U.S. flag

An official website of the United States government

Government Website

Official websites use .gov
A .gov website belongs to an official government organization in the United States.

Safely connect using HTTPS

Secure .gov websites use HTTPS
A lock () or https:// means you’ve safely connected to the .gov website. Share sensitive information only on official, secure websites.

Breadcrumb

  1. Employee Resources
  2. News Room
  3. Men’s Health Week

Men’s Health Week

Release Date: June 14, 2022

This year, Men’s Health Week is observed from June 13 to 19. The week is intended to heighten the awareness of preventable health problems among men and boys and encourage early detection and treatment. Here are some tips for men to take control of their physical and mental health, and for families to teach young boys healthy habits throughout childhood that can potentially lower their risk of chronic diseases.

  • Understand your risks. Collect your family health history and share it with your doctor at your next visit. Your doctor can use it to develop a more complete picture of your health and your risk factors for disease.
  • Choose heart-healthy foods and drinks. Eat plenty of fresh fruits and vegetables and fewer processed foods. Avoid sugary beverages and choose water or unsweetened drinks.
  • Aim for a healthy weight. Reaching and maintaining a healthy weight is important to overall health and can help you prevent and control many diseases and chronic conditions. A body mass index between 18.5 and 24.9 is ideal for men.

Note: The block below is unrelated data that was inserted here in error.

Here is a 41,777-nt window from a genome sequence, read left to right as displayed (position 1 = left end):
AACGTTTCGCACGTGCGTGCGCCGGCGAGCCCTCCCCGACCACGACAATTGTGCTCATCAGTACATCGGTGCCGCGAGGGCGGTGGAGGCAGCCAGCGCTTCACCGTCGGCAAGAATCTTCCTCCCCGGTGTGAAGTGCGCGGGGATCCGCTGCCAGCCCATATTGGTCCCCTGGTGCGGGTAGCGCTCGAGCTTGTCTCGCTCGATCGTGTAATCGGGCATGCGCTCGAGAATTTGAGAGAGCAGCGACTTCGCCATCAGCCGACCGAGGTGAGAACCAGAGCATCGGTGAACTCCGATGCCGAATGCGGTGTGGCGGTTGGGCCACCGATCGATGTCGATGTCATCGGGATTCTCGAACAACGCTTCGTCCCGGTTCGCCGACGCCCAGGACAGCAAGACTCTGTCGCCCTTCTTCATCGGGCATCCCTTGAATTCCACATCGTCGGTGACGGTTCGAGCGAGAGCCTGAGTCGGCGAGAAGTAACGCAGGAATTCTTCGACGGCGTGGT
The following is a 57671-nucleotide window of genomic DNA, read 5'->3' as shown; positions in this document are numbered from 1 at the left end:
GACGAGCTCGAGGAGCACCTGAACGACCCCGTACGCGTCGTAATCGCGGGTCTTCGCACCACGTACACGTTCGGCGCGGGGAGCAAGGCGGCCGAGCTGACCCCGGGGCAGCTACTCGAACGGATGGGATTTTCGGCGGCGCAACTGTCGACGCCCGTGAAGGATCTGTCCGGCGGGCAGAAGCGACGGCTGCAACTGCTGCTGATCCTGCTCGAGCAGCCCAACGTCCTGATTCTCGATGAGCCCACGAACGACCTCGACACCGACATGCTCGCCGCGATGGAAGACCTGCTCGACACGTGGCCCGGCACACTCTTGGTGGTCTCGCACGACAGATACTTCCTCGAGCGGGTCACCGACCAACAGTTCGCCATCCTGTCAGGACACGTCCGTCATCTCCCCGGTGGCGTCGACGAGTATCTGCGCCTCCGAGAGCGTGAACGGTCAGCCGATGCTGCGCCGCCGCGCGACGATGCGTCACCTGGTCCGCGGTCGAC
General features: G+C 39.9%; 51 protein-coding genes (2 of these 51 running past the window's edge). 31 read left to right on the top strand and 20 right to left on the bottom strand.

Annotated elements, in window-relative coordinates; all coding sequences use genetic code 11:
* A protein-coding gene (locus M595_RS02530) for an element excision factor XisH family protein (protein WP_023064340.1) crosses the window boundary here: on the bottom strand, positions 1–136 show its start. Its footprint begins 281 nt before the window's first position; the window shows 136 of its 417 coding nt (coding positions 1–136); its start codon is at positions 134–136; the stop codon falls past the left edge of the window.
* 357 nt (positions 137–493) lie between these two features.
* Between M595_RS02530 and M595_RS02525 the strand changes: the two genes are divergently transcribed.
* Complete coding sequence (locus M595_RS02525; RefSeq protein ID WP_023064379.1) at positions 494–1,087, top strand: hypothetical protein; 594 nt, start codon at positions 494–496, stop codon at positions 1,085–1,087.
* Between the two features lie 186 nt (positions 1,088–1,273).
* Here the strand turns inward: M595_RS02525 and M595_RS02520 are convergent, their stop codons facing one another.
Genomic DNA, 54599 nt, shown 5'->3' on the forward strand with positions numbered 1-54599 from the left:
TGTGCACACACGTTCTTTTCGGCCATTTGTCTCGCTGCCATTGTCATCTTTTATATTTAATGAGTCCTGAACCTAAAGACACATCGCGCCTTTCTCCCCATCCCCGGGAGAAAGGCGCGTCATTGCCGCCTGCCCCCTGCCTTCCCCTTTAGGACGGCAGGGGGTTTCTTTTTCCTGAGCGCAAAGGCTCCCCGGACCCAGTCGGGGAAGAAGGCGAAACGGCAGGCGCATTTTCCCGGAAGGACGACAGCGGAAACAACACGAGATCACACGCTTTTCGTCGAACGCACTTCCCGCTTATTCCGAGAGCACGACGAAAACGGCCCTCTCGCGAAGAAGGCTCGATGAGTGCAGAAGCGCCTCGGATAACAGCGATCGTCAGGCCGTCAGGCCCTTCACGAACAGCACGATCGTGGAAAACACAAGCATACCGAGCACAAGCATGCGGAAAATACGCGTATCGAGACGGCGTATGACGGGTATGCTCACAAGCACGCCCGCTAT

• Get regular physical activity. Being physically active can improve your brain health, help weight management, reduce your risk of disease, strengthen bones and muscles, and improve your ability to do everyday activities. It is recommended that adults get at least 150 minutes of moderate-intensity exercise every week. Children and adolescents should get one hour of physical activity every day.
  • Quit smoking. Quitting smoking improves your health and reduces your risk of heart disease, cancer, lung disease, and other smoking-related illnesses.
  • Manage stress. Take care of your mind and body by making time to unwind and connect with others. Recognize when you need to ask for help.
  • Avoid drugs and limit alcohol intake. Excessive substance abuse use can lead to increased risk of health problems such as injuries, violence, liver diseases, and cancer.
  • Get enough quality sleep. Lack of sleep is linked to several chronic diseases and conditions. It is recommended that adults get 7-10 hours of sleep per day. Children and adolescents should get 10-14 hours of sleep per day.
  • Check in with your doctor. Get regular checkups of blood pressure, cholesterol, and glucose levels. Continue with regular health appointments and stay up to date with vaccinations and screenings.

For more information and resources, visit the U.S. Department of Health and Human Service’s men’s health website.

Last Updated: 06/14/2022
Was this page helpful?
This page was not helpful because the content